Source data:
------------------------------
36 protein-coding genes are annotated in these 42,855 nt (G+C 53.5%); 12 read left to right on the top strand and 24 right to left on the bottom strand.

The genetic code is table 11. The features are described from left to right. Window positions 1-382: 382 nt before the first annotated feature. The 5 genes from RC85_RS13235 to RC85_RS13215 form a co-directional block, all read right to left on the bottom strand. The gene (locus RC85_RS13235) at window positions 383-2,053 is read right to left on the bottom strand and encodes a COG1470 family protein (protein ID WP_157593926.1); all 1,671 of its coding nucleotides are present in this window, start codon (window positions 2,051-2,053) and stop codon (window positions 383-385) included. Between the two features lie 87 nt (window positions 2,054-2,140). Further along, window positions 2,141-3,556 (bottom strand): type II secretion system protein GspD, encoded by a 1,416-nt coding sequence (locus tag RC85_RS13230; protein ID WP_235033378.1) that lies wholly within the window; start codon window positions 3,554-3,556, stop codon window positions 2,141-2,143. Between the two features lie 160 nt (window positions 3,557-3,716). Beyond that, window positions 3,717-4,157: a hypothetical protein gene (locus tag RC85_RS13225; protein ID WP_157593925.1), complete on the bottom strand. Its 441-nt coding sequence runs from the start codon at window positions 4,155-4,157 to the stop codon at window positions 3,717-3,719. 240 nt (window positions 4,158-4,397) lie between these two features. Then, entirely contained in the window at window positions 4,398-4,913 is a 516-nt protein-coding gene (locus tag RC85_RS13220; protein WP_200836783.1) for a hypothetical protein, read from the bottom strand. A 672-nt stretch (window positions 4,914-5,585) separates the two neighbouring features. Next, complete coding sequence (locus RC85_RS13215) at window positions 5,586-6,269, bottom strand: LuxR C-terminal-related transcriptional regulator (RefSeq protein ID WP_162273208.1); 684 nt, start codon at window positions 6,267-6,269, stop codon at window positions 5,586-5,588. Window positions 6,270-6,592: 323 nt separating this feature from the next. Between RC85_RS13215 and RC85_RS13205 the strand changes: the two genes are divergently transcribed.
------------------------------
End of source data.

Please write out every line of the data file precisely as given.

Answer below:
36 protein-coding genes are annotated in these 42,855 nt (G+C 53.5%); 12 read left to right on the top strand and 24 right to left on the bottom strand.

The genetic code is table 11. The features are described from left to right. Window positions 1-382: 382 nt before the first annotated feature. The 5 genes from RC85_RS13235 to RC85_RS13215 form a co-directional block, all read right to left on the bottom strand. The gene (locus RC85_RS13235) at window positions 383-2,053 is read right to left on the bottom strand and encodes a COG1470 family protein (protein ID WP_157593926.1); all 1,671 of its coding nucleotides are present in this window, start codon (window positions 2,051-2,053) and stop codon (window positions 383-385) included. Between the two features lie 87 nt (window positions 2,054-2,140). Further along, window positions 2,141-3,556 (bottom strand): type II secretion system protein GspD, encoded by a 1,416-nt coding sequence (locus tag RC85_RS13230; protein ID WP_235033378.1) that lies wholly within the window; start codon window positions 3,554-3,556, stop codon window positions 2,141-2,143. Between the two features lie 160 nt (window positions 3,557-3,716). Beyond that, window positions 3,717-4,157: a hypothetical protein gene (locus tag RC85_RS13225; protein ID WP_157593925.1), complete on the bottom strand. Its 441-nt coding sequence runs from the start codon at window positions 4,155-4,157 to the stop codon at window positions 3,717-3,719. 240 nt (window positions 4,158-4,397) lie between these two features. Then, entirely contained in the window at window positions 4,398-4,913 is a 516-nt protein-coding gene (locus tag RC85_RS13220; protein WP_200836783.1) for a hypothetical protein, read from the bottom strand. A 672-nt stretch (window positions 4,914-5,585) separates the two neighbouring features. Next, complete coding sequence (locus RC85_RS13215) at window positions 5,586-6,269, bottom strand: LuxR C-terminal-related transcriptional regulator (RefSeq protein ID WP_162273208.1); 684 nt, start codon at window positions 6,267-6,269, stop codon at window positions 5,586-5,588. Window positions 6,270-6,592: 323 nt separating this feature from the next. Between RC85_RS13215 and RC85_RS13205 the strand changes: the two genes are divergently transcribed.